The Fire of Faith: Living in Christian freedom and becoming Saints

Jared Staudt

God’s grace flows through us like a river, washing us and nourishing his divine life in us. His grace flows freely when we let go of the attachments that dam us up, blocking grace’s entry points. If we are distracted by technology and do not make time to pray, are stuck in impurity, or consumed by work, we will miss what’s most important. Those dams not only block the grace from working within us, but they also block it from flowing out to others and becoming a source of light and strength to them.  

I used the common image of water, while the great mystic, St. Catherine of Siena (1347-80), preferred the images of fire and blood. Catherine lived in a tumultuous time, to say the least — the time of the Black Death, the Hundred Years War, and the Avignon Papacy that led to the Great Western Schism. She was an unlikely candidate for God to use as his agent for change in the Church and society: a young woman, still living at home and having spent years in secluded prayer.  Father Paul Murray, O.P., lays out the power of Catherine’s response to God, which opened her to true freedom, in his book, Saint Catherine of Siena: Mystic of Fire, Preacher of Freedom (Word on Fire, 2020).  

The call of St. Catherine shows us life’s first priority, creating a genuine freedom in the soul so it can receive the gifts of God. God becomes present to the soul as a refining fire, consuming what does not belong and enflaming real holiness and freedom. Catherine, writing to Stefano Maconi, shows that God wants us to become our true selves in him: “If you would be the person you are meant to be, you could set fire to the whole of Italy” (161). This is precisely what happened to Catherine. She experienced the fire of God in her soul and sparked it in others — criminals, merchants, mothers, monks, bishops, and even the pope.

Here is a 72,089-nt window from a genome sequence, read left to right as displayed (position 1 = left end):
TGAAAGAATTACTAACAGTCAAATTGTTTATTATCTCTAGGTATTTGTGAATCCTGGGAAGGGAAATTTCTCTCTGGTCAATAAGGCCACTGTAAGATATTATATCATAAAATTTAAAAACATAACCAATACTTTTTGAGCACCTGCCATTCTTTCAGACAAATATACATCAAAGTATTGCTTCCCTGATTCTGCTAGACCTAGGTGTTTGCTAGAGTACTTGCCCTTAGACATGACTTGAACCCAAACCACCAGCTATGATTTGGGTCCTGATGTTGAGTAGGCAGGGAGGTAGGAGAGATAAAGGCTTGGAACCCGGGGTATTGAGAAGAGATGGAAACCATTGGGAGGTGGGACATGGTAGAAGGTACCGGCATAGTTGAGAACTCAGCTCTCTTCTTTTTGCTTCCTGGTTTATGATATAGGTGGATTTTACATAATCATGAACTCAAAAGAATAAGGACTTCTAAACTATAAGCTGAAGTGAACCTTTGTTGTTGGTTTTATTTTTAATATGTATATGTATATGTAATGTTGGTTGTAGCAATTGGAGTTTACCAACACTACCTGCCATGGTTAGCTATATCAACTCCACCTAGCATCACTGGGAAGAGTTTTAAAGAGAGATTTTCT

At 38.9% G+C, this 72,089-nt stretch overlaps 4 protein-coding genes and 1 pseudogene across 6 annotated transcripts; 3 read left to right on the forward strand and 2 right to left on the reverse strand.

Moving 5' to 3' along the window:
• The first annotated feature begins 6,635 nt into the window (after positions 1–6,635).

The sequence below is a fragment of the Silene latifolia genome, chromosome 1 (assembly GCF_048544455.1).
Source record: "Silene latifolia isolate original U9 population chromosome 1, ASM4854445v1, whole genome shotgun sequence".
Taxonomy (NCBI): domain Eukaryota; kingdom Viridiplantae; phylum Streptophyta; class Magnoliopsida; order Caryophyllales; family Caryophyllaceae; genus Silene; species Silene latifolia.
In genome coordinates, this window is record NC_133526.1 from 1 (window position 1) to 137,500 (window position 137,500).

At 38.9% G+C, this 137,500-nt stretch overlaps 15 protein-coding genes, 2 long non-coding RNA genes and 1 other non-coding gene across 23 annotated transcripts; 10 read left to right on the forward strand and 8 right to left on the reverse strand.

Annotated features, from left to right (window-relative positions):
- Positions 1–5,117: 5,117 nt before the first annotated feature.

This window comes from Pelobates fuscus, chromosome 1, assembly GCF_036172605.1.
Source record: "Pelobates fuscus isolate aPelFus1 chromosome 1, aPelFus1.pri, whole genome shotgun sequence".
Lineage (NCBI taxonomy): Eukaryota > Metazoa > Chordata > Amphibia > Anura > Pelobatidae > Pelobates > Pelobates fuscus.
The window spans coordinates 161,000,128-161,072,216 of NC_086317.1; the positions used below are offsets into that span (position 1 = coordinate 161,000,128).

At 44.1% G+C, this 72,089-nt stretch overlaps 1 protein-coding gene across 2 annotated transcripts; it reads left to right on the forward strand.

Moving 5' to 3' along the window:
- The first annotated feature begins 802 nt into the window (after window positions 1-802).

Catherine encouraged a deep knowledge of self, truly owning up to our own sinful weakness, coupled by a firm trust in God’s mercy. Embracing God, the One Who Is, overcomes the nothingness that we embrace through sin. To those facing discouragement from habitual sin, Catherine advised them to “live in the blood,” to trust God’s mercy that flows from the blood of Jesus. “In the blood we discover the fountain of mercy. In the blood we discover clemency. In the blood we discover devotedness. In the blood our sins are brought to justice. In the blood mercy is satisfied. In the blood our hardness is melted. In the blood bitter things become sweet and heavy burdens light” (“Letter to Don Pietro,” 166).  Father Murray paints a beautiful and compelling picture of what it means to live in genuine Christian freedom, with Catherine as a model of receptivity, set on fire with the love of God.  

Becoming a saint is not easy in any age, but in ours it has become increasingly difficult due to the rise of an anti-Christian culture throughout the world. The 20th century witnessed enormous oppression from Communism, with over 100 million victims; however, even in the midst of it, great lights emerged. When St. John Paul II returned to Warsaw after his election, he urged his countryman to live in the truth and to reject the lies of the Communist state, trying to pit family members, neighbors, and co-workers against one another. Rod Dreher has looked at the noble response of Christians under Communist regimes as a model for how to respond to a new kind of oppression that uses the media, consumerism, and identity politics to control the way people think and live in the West. It is a new and subtle form of control, a “soft totalitarianism,” as Dreher explains in Live Not by Lies: A Manual for Christian Dissidents (Sentinel, 2020), by positioning itself at the service of oppressed groups and personal satisfaction.